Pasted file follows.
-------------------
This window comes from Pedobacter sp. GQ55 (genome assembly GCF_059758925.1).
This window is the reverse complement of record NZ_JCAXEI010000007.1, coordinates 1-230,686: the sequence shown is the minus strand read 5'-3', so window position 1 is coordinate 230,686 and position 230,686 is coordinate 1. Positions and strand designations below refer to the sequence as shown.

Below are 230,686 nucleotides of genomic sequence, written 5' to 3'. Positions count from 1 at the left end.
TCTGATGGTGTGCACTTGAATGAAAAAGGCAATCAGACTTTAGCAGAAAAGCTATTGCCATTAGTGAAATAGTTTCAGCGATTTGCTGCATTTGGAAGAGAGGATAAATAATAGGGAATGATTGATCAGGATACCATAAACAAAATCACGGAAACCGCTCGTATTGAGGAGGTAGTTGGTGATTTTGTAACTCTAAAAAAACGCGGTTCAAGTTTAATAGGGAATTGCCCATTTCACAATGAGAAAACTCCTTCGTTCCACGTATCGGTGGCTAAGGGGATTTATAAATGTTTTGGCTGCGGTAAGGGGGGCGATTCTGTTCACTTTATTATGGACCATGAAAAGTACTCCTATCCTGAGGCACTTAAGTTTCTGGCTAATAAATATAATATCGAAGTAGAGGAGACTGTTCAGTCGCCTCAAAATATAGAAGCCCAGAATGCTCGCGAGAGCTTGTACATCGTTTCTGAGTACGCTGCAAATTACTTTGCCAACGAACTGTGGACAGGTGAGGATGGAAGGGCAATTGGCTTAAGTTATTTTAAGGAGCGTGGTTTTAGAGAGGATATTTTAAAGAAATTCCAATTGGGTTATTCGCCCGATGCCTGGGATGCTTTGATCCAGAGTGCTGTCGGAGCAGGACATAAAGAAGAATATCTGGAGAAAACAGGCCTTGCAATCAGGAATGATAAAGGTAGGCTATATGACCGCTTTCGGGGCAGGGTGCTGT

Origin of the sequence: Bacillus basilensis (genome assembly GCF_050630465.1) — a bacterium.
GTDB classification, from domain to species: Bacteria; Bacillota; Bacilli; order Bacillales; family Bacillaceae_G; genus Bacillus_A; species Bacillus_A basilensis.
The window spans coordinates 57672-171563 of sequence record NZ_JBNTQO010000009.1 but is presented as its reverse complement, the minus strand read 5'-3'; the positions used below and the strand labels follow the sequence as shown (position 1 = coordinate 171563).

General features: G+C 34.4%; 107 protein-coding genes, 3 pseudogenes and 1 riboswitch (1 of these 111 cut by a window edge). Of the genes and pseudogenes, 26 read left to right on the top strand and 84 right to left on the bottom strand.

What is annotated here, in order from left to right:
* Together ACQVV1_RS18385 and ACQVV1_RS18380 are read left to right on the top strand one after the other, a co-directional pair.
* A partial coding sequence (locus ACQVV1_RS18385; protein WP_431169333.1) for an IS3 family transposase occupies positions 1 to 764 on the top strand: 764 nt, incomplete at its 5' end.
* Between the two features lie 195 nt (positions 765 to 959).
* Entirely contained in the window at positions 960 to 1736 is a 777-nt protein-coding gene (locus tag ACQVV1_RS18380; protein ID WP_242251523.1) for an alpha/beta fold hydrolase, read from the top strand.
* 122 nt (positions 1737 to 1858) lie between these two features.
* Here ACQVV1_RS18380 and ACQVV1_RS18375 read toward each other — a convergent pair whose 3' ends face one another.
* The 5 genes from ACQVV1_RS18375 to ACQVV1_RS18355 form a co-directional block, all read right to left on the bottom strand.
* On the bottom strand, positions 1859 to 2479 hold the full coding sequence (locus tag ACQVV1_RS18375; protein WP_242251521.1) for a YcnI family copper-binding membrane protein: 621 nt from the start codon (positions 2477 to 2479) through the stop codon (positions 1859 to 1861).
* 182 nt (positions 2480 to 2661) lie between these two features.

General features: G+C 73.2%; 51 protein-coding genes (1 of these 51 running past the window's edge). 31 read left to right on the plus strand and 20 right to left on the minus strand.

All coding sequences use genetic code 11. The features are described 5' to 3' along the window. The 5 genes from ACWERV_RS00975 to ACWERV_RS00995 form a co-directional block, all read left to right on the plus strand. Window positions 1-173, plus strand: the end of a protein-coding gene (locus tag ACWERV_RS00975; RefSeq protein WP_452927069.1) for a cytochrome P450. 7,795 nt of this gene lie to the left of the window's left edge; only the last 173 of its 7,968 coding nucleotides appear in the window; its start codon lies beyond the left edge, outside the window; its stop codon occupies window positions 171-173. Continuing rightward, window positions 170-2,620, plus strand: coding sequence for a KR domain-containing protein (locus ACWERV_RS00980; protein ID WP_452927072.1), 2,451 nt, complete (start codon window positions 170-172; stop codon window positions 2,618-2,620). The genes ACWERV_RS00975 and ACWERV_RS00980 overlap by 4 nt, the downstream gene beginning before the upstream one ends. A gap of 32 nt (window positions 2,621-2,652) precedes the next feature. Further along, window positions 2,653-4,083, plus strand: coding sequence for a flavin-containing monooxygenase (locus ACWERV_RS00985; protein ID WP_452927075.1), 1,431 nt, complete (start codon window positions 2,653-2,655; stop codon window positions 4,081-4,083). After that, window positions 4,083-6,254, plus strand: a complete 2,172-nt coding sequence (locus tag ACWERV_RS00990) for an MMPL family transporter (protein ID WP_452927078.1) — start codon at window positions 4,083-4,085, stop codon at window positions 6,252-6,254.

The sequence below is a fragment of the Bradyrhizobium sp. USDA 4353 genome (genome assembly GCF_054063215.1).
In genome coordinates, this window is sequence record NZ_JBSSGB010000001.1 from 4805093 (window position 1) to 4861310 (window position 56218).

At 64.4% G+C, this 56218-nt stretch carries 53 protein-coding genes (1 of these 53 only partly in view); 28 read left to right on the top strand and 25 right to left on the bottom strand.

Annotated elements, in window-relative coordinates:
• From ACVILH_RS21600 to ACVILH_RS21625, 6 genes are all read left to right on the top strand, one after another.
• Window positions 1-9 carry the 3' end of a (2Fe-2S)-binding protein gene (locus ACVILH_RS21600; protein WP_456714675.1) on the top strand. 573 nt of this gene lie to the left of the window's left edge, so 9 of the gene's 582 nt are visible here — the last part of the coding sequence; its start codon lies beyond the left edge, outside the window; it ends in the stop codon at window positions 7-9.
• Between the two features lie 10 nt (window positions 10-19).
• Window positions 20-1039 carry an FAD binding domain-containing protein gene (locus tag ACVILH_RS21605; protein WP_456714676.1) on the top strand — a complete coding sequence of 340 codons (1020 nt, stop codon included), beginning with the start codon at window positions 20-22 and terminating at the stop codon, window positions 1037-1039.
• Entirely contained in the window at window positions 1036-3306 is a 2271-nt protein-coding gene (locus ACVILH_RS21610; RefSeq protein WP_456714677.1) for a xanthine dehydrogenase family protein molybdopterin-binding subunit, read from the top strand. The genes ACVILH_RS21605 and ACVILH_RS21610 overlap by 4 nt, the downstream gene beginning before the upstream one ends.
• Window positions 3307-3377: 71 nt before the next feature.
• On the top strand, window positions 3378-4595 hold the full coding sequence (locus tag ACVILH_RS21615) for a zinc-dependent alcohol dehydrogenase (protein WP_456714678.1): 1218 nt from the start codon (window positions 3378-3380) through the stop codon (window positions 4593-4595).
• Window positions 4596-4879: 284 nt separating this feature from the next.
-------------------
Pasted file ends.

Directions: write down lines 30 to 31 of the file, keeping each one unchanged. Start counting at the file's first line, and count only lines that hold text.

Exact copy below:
• Window positions 3307-3377: 71 nt before the next feature.
• On the top strand, window positions 3378-4595 hold the full coding sequence (locus tag ACVILH_RS21615) for a zinc-dependent alcohol dehydrogenase (protein WP_456714678.1): 1218 nt from the start codon (window positions 3378-3380) through the stop codon (window positions 4593-4595).